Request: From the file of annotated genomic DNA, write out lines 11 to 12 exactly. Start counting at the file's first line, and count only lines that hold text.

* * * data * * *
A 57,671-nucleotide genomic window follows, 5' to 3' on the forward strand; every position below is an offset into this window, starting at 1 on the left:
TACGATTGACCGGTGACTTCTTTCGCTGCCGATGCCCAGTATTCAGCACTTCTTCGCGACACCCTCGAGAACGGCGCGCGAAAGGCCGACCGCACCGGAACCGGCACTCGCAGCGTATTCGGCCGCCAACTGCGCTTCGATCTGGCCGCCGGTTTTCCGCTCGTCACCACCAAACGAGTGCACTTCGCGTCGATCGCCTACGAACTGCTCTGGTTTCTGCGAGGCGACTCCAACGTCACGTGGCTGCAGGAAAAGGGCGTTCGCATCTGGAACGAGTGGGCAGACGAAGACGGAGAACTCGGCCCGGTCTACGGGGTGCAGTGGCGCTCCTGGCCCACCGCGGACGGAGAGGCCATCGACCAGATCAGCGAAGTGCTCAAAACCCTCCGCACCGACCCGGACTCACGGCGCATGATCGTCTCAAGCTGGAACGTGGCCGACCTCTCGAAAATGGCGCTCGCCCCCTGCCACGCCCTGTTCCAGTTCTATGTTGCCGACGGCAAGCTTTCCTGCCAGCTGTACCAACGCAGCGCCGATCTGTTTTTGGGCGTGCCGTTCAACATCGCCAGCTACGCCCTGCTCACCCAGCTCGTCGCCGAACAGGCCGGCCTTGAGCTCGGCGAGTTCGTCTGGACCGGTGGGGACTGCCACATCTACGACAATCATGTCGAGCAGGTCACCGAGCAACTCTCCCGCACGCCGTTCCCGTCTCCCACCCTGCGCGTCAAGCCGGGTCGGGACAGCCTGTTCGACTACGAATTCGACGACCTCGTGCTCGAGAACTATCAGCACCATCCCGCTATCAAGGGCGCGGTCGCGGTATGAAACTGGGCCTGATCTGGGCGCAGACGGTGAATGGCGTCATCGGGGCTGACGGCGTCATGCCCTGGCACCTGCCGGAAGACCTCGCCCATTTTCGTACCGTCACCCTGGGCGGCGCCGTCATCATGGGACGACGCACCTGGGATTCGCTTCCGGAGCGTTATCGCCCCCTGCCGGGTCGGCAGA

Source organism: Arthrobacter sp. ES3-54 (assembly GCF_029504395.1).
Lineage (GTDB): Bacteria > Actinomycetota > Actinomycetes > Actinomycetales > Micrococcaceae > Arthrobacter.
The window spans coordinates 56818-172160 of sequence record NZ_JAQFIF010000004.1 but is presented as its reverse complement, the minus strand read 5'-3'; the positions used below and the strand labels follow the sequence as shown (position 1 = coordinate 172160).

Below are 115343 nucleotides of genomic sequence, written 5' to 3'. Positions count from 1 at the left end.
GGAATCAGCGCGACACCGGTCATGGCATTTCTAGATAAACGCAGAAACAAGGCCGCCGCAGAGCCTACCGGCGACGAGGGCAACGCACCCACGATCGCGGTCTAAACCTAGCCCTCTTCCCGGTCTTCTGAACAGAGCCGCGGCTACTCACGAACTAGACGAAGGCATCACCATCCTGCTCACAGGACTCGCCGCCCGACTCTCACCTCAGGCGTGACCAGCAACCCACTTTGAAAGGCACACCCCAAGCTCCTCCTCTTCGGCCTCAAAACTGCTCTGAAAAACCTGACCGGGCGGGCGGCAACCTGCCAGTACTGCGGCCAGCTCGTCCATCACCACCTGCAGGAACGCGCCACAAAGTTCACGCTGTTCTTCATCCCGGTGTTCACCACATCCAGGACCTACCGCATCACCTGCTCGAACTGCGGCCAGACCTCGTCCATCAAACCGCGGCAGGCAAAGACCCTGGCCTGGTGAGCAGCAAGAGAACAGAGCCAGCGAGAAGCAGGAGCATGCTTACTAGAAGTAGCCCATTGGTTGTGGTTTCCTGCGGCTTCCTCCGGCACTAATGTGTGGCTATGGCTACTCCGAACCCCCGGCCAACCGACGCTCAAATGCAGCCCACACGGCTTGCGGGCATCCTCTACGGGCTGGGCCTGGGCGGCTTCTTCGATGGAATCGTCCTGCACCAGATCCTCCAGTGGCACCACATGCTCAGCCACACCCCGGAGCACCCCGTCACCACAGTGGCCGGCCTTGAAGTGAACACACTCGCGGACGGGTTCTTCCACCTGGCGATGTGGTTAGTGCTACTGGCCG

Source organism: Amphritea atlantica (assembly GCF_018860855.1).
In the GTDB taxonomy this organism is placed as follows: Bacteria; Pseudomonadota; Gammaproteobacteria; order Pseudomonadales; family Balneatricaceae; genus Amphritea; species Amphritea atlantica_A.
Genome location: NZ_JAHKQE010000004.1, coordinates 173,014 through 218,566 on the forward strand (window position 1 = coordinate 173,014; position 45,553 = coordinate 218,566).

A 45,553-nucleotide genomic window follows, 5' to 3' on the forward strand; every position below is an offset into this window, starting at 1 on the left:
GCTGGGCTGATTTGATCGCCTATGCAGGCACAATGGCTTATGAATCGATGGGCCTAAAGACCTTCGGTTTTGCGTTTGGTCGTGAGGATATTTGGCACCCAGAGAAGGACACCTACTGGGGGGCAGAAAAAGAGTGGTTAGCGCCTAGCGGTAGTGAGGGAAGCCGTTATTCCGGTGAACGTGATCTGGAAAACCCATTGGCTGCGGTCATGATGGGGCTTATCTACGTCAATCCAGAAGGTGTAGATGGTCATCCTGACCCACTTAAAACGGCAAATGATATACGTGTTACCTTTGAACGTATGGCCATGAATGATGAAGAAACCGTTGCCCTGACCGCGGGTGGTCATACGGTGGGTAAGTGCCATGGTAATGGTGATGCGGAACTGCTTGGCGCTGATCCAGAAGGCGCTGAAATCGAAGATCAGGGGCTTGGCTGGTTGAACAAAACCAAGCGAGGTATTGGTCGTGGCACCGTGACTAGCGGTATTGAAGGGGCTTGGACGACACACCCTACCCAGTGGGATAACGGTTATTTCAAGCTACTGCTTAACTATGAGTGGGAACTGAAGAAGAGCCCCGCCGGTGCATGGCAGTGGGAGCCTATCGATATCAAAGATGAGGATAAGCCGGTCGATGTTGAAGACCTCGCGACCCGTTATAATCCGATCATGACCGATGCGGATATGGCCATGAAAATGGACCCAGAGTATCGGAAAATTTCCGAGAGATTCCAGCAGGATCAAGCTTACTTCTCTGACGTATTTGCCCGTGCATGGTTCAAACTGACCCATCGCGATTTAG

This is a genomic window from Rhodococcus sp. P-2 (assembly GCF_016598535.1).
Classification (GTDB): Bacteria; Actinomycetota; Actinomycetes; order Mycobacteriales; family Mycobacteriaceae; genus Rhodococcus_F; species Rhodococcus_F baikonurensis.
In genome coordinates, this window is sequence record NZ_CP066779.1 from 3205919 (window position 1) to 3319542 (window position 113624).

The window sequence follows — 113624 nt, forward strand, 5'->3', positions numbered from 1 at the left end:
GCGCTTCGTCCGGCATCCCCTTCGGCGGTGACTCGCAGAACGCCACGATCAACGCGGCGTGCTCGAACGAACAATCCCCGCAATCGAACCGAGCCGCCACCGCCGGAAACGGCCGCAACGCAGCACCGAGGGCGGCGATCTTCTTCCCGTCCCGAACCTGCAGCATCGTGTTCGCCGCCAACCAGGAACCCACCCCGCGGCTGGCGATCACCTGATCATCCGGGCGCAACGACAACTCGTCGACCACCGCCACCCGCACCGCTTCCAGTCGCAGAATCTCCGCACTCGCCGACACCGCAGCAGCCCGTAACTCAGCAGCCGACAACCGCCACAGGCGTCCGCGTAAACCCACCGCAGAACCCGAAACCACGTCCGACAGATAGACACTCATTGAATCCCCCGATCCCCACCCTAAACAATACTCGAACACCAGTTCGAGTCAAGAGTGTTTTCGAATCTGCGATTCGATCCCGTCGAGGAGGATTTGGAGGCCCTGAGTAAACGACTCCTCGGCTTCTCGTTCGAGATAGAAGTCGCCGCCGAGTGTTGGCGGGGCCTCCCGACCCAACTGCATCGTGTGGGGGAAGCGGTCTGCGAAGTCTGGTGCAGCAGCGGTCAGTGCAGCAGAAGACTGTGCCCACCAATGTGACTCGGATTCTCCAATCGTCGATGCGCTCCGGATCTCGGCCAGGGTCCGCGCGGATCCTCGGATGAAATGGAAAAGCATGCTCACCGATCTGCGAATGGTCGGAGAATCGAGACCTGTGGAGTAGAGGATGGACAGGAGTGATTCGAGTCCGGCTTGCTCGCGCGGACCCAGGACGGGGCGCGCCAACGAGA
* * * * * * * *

A 45,553-nucleotide genomic window follows, 5' to 3' on the forward strand; every position below is an offset into this window, starting at 1 on the left:
GCTGGGCTGATTTGATCGCCTATGCAGGCACAATGGCTTATGAATCGATGGGCCTAAAGACCTTCGGTTTTGCGTTTGGTCGTGAGGATATTTGGCACCCAGAGAAGGACACCTACTGGGGGGCAGAAAAAGAGTGGTTAGCGCCTAGCGGTAGTGAGGGAAGCCGTTATTCCGGTGAACGTGATCTGGAAAACCCATTGGCTGCGGTCATGATGGGGCTTATCTACGTCAATCCAGAAGGTGTAGATGGTCATCCTGACCCACTTAAAACGGCAAATGATATACGTGTTACCTTTGAACGTATGGCCATGAATGATGAAGAAACCGTTGCCCTGACCGCGGGTGGTCATACGGTGGGTAAGTGCCATGGTAATGGTGATGCGGAACTGCTTGGCGCTGATCCAGAAGGCGCTGAAATCGAAGATCAGGGGCTTGGCTGGTTGAACAAAACCAAGCGAGGTATTGGTCGTGGCACCGTGACTAGCGGTATTGAAGGGGCTTGGACGACACACCCTACCCAGTGGGATAACGGTTATTTCAAGCTACTGCTTAACTATGAGTGGGAACTGAAGAAGAGCCCCGCCGGTGCATGGCAGTGGGAGCCTATCGATATCAAAGATGAGGATAAGCCGGTCGATGTTGAAGACCTCGCGACCCGTTATAATCCGATCATGACCGATGCGGATATGGCCATGAAAATGGACCCAGAGTATCGGAAAATTTCCGAGAGATTCCAGCAGGATCAAGCTTACTTCTCTGACGTATTTGCCCGTGCATGGTTCAAACTGACCCATCGCGATTTAG